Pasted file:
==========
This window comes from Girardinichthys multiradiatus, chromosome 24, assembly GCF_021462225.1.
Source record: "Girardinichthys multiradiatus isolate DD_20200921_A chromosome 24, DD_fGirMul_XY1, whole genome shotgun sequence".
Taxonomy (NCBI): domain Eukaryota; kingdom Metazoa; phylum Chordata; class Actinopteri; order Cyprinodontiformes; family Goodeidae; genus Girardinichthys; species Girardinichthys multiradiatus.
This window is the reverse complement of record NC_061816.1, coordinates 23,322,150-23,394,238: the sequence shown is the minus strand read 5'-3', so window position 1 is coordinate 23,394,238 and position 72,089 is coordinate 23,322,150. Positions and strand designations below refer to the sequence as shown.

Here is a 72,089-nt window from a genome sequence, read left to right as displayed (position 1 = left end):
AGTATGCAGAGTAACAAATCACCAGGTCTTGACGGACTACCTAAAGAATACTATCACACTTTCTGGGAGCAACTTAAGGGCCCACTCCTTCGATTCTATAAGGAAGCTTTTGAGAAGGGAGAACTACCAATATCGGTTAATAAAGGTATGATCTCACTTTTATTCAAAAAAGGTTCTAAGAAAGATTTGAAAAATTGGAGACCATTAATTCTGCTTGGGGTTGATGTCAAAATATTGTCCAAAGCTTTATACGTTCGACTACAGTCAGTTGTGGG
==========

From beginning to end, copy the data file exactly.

This window comes from Girardinichthys multiradiatus, chromosome 24, assembly GCF_021462225.1.
Source record: "Girardinichthys multiradiatus isolate DD_20200921_A chromosome 24, DD_fGirMul_XY1, whole genome shotgun sequence".
Taxonomy (NCBI): domain Eukaryota; kingdom Metazoa; phylum Chordata; class Actinopteri; order Cyprinodontiformes; family Goodeidae; genus Girardinichthys; species Girardinichthys multiradiatus.
This window is the reverse complement of record NC_061816.1, coordinates 23,322,150-23,394,238: the sequence shown is the minus strand read 5'-3', so window position 1 is coordinate 23,394,238 and position 72,089 is coordinate 23,322,150. Positions and strand designations below refer to the sequence as shown.

Here is a 72,089-nt window from a genome sequence, read left to right as displayed (position 1 = left end):
AGTATGCAGAGTAACAAATCACCAGGTCTTGACGGACTACCTAAAGAATACTATCACACTTTCTGGGAGCAACTTAAGGGCCCACTCCTTCGATTCTATAAGGAAGCTTTTGAGAAGGGAGAACTACCAATATCGGTTAATAAAGGTATGATCTCACTTTTATTCAAAAAAGGTTCTAAGAAAGATTTGAAAAATTGGAGACCATTAATTCTGCTTGGGGTTGATGTCAAAATATTGTCCAAAGCTTTATACGTTCGACTACAGTCAGTTGTGGG